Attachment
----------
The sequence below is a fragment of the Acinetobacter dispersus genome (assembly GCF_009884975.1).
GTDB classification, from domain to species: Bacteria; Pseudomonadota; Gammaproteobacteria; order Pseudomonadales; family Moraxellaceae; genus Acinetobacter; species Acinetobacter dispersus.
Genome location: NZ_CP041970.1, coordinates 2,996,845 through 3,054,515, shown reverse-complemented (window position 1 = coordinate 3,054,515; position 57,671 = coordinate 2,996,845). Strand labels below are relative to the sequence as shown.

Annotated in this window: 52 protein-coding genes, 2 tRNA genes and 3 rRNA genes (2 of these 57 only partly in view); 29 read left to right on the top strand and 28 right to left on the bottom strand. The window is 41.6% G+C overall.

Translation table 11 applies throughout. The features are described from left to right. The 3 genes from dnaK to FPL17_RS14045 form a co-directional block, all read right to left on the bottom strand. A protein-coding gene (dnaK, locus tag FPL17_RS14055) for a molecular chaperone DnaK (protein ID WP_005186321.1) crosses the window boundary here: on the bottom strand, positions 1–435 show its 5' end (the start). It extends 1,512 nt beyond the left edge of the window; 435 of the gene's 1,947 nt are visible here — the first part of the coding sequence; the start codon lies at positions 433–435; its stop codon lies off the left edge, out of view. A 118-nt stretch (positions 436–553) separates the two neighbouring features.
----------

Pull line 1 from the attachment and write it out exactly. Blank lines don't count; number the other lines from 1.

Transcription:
The sequence below is a fragment of the Acinetobacter dispersus genome (assembly GCF_009884975.1).